21st October. Happy Birthday Timothy!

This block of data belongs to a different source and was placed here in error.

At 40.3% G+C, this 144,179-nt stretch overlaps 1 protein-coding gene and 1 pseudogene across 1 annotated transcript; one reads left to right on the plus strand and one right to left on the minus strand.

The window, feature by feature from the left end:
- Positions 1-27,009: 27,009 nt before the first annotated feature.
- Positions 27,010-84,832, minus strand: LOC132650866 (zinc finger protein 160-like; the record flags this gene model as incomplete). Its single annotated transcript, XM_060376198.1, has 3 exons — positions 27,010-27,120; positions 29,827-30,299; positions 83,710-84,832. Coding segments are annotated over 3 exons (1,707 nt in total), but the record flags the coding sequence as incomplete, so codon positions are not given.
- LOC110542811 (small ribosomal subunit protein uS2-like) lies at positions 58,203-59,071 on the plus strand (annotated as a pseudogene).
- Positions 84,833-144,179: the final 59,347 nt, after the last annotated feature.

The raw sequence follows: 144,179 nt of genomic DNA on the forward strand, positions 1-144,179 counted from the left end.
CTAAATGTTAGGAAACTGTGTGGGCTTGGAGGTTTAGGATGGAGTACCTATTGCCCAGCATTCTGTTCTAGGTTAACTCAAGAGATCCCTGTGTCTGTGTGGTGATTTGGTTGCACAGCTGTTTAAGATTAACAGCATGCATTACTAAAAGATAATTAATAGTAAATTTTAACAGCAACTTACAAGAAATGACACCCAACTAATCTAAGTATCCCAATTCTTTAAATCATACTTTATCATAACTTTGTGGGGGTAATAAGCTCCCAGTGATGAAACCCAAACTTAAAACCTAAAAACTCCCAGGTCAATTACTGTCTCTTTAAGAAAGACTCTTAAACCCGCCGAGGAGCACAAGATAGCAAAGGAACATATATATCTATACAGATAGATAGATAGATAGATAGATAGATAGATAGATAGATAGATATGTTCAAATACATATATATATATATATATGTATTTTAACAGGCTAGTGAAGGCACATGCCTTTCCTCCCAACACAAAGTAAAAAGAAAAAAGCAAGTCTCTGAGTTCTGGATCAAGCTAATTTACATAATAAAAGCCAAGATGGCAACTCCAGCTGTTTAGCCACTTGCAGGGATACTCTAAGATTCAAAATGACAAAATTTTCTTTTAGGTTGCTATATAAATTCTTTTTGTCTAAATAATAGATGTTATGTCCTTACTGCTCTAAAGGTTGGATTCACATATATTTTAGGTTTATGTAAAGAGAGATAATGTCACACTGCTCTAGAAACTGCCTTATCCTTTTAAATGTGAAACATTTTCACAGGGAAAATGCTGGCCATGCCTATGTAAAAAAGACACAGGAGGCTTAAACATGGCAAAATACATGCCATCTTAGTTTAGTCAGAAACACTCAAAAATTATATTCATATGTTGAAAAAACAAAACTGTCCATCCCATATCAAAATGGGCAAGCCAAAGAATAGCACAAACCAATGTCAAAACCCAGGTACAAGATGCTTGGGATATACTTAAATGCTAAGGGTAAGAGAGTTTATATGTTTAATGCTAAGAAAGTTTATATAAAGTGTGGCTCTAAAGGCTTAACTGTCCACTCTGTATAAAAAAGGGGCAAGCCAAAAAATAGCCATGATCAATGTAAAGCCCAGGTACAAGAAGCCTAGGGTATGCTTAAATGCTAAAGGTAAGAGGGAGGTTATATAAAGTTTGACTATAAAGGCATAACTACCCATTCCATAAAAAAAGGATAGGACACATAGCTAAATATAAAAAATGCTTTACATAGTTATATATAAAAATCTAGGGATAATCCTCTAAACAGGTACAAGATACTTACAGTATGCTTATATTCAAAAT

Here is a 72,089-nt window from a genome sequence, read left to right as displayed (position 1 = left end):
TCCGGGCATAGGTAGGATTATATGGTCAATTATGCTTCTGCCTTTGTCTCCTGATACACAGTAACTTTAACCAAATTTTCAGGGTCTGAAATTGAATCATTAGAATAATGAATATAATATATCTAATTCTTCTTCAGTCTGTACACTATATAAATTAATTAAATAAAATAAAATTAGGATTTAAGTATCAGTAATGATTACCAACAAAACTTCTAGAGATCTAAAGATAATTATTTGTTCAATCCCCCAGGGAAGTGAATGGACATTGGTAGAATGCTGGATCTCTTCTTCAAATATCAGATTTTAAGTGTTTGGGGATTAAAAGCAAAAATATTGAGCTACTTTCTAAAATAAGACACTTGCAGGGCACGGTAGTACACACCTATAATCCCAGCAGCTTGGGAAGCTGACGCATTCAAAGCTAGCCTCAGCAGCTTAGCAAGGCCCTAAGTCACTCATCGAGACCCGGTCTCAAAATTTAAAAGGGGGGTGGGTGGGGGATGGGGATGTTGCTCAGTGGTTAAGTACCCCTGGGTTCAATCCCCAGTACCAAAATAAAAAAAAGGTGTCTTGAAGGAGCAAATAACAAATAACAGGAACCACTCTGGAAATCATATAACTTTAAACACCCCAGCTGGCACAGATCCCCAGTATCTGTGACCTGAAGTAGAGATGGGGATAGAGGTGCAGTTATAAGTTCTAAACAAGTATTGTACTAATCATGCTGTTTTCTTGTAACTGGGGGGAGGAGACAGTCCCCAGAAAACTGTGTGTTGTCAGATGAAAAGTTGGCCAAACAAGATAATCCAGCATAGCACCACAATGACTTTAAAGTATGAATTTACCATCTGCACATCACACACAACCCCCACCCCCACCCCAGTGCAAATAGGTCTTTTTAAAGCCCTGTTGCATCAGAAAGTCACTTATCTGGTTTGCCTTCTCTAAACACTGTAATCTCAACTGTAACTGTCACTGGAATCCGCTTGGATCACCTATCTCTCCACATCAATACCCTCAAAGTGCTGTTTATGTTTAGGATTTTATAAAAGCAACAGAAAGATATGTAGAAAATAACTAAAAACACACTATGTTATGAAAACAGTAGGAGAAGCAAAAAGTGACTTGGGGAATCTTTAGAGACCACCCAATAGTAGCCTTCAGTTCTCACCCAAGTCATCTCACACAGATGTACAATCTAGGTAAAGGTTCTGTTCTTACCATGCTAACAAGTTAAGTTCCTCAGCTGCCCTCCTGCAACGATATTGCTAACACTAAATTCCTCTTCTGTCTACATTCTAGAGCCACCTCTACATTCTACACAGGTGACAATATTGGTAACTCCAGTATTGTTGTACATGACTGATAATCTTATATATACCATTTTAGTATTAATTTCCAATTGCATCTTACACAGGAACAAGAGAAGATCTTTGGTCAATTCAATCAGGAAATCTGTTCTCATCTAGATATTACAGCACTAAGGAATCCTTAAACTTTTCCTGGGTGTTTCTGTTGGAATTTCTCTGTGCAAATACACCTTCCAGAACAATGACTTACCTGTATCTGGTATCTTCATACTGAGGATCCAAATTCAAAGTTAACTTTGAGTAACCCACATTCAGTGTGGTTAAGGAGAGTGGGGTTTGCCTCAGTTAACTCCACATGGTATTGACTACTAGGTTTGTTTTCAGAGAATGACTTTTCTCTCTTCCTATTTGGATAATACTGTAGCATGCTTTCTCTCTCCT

Early approach to Stanley. Sally is on the quay. It’s raining. There’s a bit of faff with the gangplank not achieving the correct angle of rest. Then a beautiful garden shed is fork-lifted into position for customs/security ha ha. Stand around on slippery steel discussing ice conditions and getting our fuel/alcohol supplies security checked and onboard. Sit drinking tea while the people who know what they’re doing do it. Squeeze into Sally’s car and visit her home/ducks/polytunnel before heading to the Falkland’s main Post Office. In by the side entrance, past the sorting room piled with parcels (which already rouses me to a pleasurable frenzy) and through to the back where the safe is full of stamps and the smiling staff are ready to furnish us with enough postal paraphernalia for four and a half months. We double-check sheaves of First Day Covers and shoals of sheetlets, oohing and aahing over new releases of Antarctic marine life, fresh iceberg stamps and a special commemorative round one for International Polar Year…(I’ll tell you more when we’re properly set up at Port Lockroy.) While Helen is more fully instructed in the Arts of Post Mistressing there’s time to admire the order and repetition, talk about the significance of postal communication and stock up on padded envelopes. Deputy Post Master Ann is going to be our parcel lifeline; thank-YOU Ann! Walk away down Ross Road chanting ‘I love stamps and envelopes and rubber stamps and stationary!’ loud enough to remember exactly how excited I am to be on the way to doing this job. Stand in the aisles of what is likely to be the last supermarket for four and a half months paralysed with indecision. From the mass of bounty I choose mint humbugs and gold doilies. Back to ship for lunch and gym stuff. Rick has decreed that we play badminton and has booked a court. What a laugh! Such an unexpected way to spend our final afternoon in civilisation. All frustrated by how good we used to be, except Tudor who’s brilliant regardless, and even appears to have a strategy. Cool off in the swimming pool, mucking about and laughing (in a kind way) at Tudor’s terrible buttock bruises sustained during an unscheduled bounce down metal steps after a hot tub… Split so that Helen can be shown the swiftest historic tour of Stanley. I wander along the rain-bright colour-saturated streets to dear Kay’s B+B. But where are the gnomes? Relieved to learn that they will be out and proud anytime soon, now that spring is here. Kay, along with her gnomes, home-baking and twinkling eyes nurtured me last year when I’d left HMS Endurance with wobbly sea legs and iceberg etched retinas. Catch up with necessary gossip over tea and fruitcake. Talk about Port Lockroy; Kay thinks her brother-in-law stopped by there in the 40s. She pulls out his diaries (browned paper, meticulous copperplate) and describes how he died from a seal infection after months of pain. He must have been part of Operation Tabarin – Wow! Meet up with the others over beer at the Globe; rough and smoky but the liquor slips down mighty fine. Move on to the Victory and down a few more before emerging into the glowing evening and catching last bus back to the ship. Carry on drinking as we sail away into the tumbling ocean. Sleep with tablets to hand and two e-mails from home x